Now showing 1 - 10 of 18
  • Publication
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    Development of a Parkinson’s disease specific falls questionnaire
    (2021)
    Harris, Dale M.
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    Duckham, Rachel L.
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    Daly, Robin M.
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    Abbott, Gavin
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    Johnson, Liam
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    Rantalainen, Timo
    ;
    Background: Falls are a major health burden for older adults with Parkinson's disease (PD), but there is currently no reliable questionnaire to capture the circumstances and consequences of falls in older adults with PD. This study aimed to develop a PD-specific falls questionnaire and to evaluate its test-retest reliability in older adults with PD.

    Methods: A novel PD-specific falls questionnaire (PDF-Q) was developed in two modes (online and paper-based version) and used to assess falls and near-falls events over the past 12-months. Questions were agreed upon by an expert group, with the domains based on previous falls-related questionnaires. The questions included the number and circumstances (activities, location and direction) of falls and near-falls, and consequences (injuries and medical treatment) of falls. The PDF-Q was distributed to 46 older adults with PD (online n = 30, paper n = 16), who completed the questionnaire twice, 4 weeks apart. Kappa (κ) statistics were used to establish test-retest reliability of the questionnaire items.

    Results: Pooled results from both questionnaires for all participants were used to assess the overall test-retest reliability of the questionnaire. Questions assessing the number of falls (κ = 0.41) and the number of near-falls (κ = 0.51) in the previous 12-months demonstrated weak agreement, while questions on the location of falls (κ = 0.89) and near-falls (κ = 1.0) demonstrated strong to almost perfect agreement. Questions on the number of indoor (κ = 0.86) and outdoor (κ = 0.75) falls demonstrated moderate to strong agreement, though questions related to the number of indoor (κ = 0.47) and outdoor (κ = 0.56) near-falls demonstrated weak agreement. Moderate to strong agreement scores were observed for the most recent fall and near-fall in terms of the direction (indoor fall κ = 0.80; outdoor fall κ = 0.81; near-fall κ = 0.54), activity (indoor fall κ = 0.70; outdoor fall κ = 0.82; near-fall κ = 0.65) and cause (indoor fall κ = 0.75; outdoor fall κ = 0.62; near-fall κ = 0.56).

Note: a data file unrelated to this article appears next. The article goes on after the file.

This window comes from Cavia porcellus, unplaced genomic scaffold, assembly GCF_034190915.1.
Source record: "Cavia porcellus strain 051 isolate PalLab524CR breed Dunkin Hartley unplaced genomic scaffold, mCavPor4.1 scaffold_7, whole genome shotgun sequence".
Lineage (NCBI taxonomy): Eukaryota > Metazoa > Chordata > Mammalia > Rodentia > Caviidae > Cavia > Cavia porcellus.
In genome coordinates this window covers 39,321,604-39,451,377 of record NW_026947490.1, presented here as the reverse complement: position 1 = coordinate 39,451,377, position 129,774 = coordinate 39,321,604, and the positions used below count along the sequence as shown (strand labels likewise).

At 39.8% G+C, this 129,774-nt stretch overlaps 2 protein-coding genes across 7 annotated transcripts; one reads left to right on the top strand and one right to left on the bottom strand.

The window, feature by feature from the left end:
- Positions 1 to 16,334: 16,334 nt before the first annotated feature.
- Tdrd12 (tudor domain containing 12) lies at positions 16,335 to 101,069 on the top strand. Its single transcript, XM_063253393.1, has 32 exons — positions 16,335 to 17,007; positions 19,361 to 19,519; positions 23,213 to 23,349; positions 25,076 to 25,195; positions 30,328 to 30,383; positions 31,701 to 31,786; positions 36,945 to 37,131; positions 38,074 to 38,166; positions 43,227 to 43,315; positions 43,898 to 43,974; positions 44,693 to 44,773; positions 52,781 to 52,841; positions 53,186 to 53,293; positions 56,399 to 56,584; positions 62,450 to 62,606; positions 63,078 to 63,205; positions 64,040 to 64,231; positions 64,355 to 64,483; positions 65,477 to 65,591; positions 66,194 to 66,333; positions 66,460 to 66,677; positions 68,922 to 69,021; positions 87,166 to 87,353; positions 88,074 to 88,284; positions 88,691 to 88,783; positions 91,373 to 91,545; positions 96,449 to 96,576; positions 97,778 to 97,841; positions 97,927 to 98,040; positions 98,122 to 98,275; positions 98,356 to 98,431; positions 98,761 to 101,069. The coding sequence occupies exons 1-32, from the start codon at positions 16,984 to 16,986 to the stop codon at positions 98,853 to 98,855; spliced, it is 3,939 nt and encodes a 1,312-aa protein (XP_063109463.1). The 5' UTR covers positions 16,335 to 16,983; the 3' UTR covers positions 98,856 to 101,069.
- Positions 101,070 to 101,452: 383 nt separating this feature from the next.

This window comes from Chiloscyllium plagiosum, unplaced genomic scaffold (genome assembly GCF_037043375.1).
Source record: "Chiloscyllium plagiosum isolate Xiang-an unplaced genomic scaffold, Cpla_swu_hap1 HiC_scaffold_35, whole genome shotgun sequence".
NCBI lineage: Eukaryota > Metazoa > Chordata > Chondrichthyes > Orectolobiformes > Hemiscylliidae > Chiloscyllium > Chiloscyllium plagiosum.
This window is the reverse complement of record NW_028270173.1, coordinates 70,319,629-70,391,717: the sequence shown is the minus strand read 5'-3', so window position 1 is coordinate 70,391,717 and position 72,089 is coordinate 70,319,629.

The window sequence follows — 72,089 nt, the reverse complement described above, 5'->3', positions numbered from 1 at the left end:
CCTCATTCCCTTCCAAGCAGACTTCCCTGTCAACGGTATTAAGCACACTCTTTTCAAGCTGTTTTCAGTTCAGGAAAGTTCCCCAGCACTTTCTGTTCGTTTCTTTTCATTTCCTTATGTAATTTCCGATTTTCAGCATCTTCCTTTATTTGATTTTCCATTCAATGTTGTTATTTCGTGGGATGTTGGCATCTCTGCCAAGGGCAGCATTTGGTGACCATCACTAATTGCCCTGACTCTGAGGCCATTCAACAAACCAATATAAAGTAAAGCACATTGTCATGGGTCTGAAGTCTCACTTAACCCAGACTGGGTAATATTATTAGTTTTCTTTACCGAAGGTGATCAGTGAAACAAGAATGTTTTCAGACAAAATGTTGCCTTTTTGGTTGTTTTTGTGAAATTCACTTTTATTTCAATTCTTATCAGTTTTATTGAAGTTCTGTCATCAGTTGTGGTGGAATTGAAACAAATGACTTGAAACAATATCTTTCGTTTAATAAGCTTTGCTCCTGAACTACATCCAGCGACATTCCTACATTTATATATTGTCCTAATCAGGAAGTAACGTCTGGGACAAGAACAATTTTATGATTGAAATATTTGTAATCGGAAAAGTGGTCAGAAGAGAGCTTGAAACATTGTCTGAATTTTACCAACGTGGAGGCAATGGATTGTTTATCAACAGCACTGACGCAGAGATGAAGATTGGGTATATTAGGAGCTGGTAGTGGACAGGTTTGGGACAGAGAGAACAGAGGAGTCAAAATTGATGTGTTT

Conclusions: The new PDF-Q developed in this study was found to be reliable for capturing the circumstances and consequences of recent falls and near-falls in older adults with PD.

    WOS© Citations 4Scopus© Citations 5  12
  • Publication
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    Brain activation associated with low‐ and high‐intensity concentric versus eccentric isokinetic contractions of the biceps brachii: An fNIRS study
    (Wiley, 2023)
    Studies have shown that neural responses following concentric (CON) and eccentric (ECC) muscle contractions are different, which suggests differences in motor control associated with CON and ECC contractions. This study aims to determine brain activation of the left primary motor cortex (M1) and left and right dorsolateral prefrontal cortices (DLPFCs) during ECC and CON of the right bicep brachii (BB) muscle at low- and high-contraction intensities. Eighteen young adults (13M/5F, 21–35 years) were recruited to participate in one familiarization and two testing sessions in a randomized crossover design. During each testing session, participants performed either ECC or CON contractions of the BB (3 sets × 8 reps) at low- (25% of maximum ECC/CON, 45°/s) and high-intensity (75% of maximum ECC/CON, 45°/s) on an isokinetic dynamometer. Eleven-channel functional near-infrared spectroscopy was used to measure changes in oxyhemoglobin (O2Hb) from the left M1, and left and right DLPFC during ECC and CON contractions. Maximum torque for ECC was higher than CON (43.3 ± 14.1 vs. 46.2 ± 15.7 N m, p = 0.025); however, no differences in O2Hb were observed between contraction types at low or high intensities in measured brain regions. High-intensity ECC and CON contractions resulted in greater increases in O2Hb of M1 and bilateral DLPFC compared to low-intensity ECC and CON contractions (p = 0.014). Our findings suggest no differences in O2Hb responses between contraction types at high and low intensities. High-contraction intensities resulted in greater brain activation of the M1 and bilateral DLPFC, which may have implications for neurorehabilitation to increase central adaptations from exercise.
    Scopus© Citations 1  20
  • Publication
    Metadata only
    Breaking up classroom sitting time with cognitively engaging physical activity: Behavioural and brain responses
    (2021)
    Mazzoli, Emiliano
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    Salmon, Jo
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    Pesce, Caterina
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    He, Jason